Click the image above to expand.Macomb gained prominence in the 1980s as a traditionally Democratic county that voted for Republican Ronald Reagan for president. Those “Reagan Democrats,” as they came to be known, were blue collar, unionized, socially conservative white voters who grew up voting for JFK and LBJ but abandoned the Democratic Party they felt no longer represented their values. But after voting for Reagan and his heir apparent, George H.W. Bush, Macomb went back to voting mostly for Democratic presidential candidates, including twice for Barack Obama. Obama’s 4-point win in 2012 had something to do with his administration’s bailout of the auto industry, which makes up a large part of Macomb’s economy, and Republican nominee Mitt Romney’s opposition to it.Trump hammered Ford throughout the 2016 campaign for its decision to expand production in Mexico, a critique that played well with Macomb’s large population of autoworkers. And Trump endeared himself to manufacturing workers here by making the repeal or renegotiation of NAFTA, the Clinton-era deal that sent hundreds of thousands of relatively high-paying manufacturing jobs overseas, a centerpiece of his campaign. In Trump, Macomb’s working-class voters felt like they got a president who would fight for the policies he campaigned on. Steve Bieda, a Democrat who represents part of Macomb County in the Michigan state senate, said that people in Macomb “will look past all the blemishes if they think [a politician is] fighting for you.”On the one hand, Macomb’s residents have little to complain about. The county’s unemployment rate is under 4 percent and it’s the fastest growing county in the state. On the other hand, people don’t have the same security they once did. Most jobs don’t come with pensions, and health insurance and educational costs have skyrocketed. Families and small businesses alike feel overtaxed.Political leaders I spoke with here say the issues Macomb residents want addressed are healthcare, immigration reform and infrastructure spending. On the last of these, Warren Mayor James Fouts said the key to Trump’s re-election will be to “fulfill a massive work project and to fund infrastructure,” particularly updating Macomb’s old sewer pipes. The Trump hasn’t made much progress on most of these fronts. On infrastructure, the Trump administration has talked up a $1 trillion infrastructure repair bill, but little progress has been made in enacting it. Democrats on the House Transportation and Infrastructure Subcommittee on Highways and Transit recently chided the White House for failing to provide it with a concrete proposal.On immigration, in August the administration and Republican congressional leaders introduced the RAISE Act, which seeks to cut the number of immigrants admitted to the country every year by half. But the bill doesn’t appear to have much chance of passage in the Senate.On trade, the Trump administration is in ongoing talks to renegotiate NAFTA. But those negotiations don’t seem to be going well as representatives for the three countries can’t come to an agreement on several provisions, including on rules on the trading of automobiles.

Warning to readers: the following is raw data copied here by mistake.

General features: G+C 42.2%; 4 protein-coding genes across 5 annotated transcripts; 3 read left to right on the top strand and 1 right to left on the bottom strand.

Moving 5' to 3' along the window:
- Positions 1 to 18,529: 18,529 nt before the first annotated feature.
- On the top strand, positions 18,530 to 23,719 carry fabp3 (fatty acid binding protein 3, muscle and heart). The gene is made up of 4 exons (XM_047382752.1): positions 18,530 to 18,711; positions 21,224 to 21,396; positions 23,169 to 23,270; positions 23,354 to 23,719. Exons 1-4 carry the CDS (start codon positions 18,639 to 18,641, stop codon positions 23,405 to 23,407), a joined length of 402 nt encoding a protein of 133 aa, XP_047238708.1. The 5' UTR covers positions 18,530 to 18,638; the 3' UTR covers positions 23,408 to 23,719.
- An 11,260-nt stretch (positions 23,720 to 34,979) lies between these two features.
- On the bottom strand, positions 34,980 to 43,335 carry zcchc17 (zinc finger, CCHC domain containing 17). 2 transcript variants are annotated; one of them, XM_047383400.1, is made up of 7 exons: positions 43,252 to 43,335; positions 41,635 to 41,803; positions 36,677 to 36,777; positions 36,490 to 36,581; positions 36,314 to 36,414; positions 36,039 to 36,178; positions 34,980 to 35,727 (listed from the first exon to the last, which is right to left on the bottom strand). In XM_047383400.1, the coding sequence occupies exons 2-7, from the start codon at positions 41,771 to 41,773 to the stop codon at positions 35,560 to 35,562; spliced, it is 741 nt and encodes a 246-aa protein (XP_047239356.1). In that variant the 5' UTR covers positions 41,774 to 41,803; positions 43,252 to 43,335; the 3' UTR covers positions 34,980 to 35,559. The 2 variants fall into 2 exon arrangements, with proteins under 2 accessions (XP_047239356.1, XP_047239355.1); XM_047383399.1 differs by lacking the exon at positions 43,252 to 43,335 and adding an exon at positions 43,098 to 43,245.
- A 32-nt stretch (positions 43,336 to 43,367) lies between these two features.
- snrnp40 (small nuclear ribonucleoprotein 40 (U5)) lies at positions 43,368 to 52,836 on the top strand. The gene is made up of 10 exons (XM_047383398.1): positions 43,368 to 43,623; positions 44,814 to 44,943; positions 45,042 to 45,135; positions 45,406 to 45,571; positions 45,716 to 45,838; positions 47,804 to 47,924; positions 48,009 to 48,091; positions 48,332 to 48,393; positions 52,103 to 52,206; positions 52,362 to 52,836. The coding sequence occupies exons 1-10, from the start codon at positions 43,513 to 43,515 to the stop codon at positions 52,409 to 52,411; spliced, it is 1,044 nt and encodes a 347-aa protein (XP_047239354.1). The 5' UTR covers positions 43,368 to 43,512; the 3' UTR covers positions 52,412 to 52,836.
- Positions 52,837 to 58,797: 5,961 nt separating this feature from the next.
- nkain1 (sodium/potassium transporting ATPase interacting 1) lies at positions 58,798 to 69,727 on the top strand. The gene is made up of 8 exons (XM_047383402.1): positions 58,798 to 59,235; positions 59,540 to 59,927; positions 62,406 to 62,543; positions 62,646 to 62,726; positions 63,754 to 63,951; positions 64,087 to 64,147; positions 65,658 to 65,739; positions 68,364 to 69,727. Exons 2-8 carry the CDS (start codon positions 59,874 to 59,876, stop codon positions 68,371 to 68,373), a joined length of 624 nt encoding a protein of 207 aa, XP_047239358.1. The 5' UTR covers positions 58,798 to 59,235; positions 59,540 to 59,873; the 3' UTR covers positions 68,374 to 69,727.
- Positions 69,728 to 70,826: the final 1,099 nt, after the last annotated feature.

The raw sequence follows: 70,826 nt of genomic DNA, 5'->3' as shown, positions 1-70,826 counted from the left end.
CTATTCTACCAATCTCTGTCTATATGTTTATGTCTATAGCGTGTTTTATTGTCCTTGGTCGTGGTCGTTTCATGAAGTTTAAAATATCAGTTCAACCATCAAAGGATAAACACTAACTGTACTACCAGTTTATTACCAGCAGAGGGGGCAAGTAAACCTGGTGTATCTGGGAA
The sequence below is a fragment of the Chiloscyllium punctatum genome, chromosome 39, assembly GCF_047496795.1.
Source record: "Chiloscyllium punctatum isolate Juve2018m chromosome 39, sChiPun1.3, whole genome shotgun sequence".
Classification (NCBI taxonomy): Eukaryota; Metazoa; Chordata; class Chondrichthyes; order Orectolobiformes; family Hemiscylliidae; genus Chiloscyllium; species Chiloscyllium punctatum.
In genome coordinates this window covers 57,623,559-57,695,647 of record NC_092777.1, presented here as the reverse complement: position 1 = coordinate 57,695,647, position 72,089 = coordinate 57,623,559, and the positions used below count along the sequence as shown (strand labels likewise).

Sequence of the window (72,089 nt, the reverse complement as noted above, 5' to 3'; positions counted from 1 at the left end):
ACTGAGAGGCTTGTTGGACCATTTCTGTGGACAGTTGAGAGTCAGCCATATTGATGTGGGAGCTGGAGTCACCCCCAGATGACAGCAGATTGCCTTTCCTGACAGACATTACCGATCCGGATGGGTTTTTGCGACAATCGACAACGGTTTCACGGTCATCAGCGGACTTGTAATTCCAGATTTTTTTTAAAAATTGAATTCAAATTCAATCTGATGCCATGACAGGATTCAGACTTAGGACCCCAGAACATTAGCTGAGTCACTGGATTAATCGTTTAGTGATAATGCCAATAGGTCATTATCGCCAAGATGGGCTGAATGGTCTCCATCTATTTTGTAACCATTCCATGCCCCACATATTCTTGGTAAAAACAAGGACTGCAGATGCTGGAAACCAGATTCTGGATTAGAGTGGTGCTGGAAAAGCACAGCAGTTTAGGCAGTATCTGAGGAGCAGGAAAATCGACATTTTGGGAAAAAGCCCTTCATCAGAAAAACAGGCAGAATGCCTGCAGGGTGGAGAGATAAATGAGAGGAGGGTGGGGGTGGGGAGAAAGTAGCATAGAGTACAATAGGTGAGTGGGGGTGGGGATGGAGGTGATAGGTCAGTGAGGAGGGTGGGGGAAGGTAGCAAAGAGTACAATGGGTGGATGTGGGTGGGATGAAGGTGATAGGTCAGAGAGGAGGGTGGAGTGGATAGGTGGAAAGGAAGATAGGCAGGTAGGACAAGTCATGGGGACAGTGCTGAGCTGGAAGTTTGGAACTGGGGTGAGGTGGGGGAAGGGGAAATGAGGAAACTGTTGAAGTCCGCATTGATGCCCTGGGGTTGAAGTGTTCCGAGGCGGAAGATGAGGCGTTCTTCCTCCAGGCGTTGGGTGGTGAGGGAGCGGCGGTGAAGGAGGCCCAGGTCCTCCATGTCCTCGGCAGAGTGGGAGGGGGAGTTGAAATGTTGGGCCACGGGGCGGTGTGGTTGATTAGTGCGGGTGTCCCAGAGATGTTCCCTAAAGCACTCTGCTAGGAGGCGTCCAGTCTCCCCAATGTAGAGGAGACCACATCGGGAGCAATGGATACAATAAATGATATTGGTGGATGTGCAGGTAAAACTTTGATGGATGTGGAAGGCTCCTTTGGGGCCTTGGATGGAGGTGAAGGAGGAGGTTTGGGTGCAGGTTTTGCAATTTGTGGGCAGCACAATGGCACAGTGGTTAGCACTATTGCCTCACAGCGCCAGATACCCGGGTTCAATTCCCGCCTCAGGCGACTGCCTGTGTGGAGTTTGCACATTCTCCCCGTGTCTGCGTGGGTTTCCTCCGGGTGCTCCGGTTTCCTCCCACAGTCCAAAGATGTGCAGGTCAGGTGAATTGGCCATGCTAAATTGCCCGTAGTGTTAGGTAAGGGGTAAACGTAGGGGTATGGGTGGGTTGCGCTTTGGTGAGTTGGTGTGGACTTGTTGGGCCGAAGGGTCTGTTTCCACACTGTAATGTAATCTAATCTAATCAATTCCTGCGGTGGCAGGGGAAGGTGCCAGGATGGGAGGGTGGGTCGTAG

Click the image above to expand.Tax reform may be Trump’s best chance of delivering for voters in Macomb County. “First and foremost, in Macomb County, people are maxed out on taxes,” said state Senator Jack Brandenburg, a Republican who represents northern Macomb County, when I asked him which issue matters most to voters here. “They’re taxed out and they’re maxed out. They do not want any new taxes.”The tax reform plan recently unveiled by the Trump administration and Republican leaders in Congress aims to lower tax rates, including the top marginal rate, for individuals, families, and businesses In September, the administration sent Vice President Mike Pence to a manufacturing plant in Auburn Hills, just a few miles outside Macomb County, to promote the legislation. Pence argued that a lower tax burden would help families keep more of their paychecks and businesses lower costs and keep operations in the U.S It’s an open question whether Republicans can get their act together to pass a tax reform bill. But for Trump and congressional Republicans, getting “shit done” in the form of tax reform will be vital to turning these Macomb County’s Trump Republicans into a lasting constituency. 

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The post In Macomb County, results are all that matter to working-class voters appeared first on THE RACE TO 2020.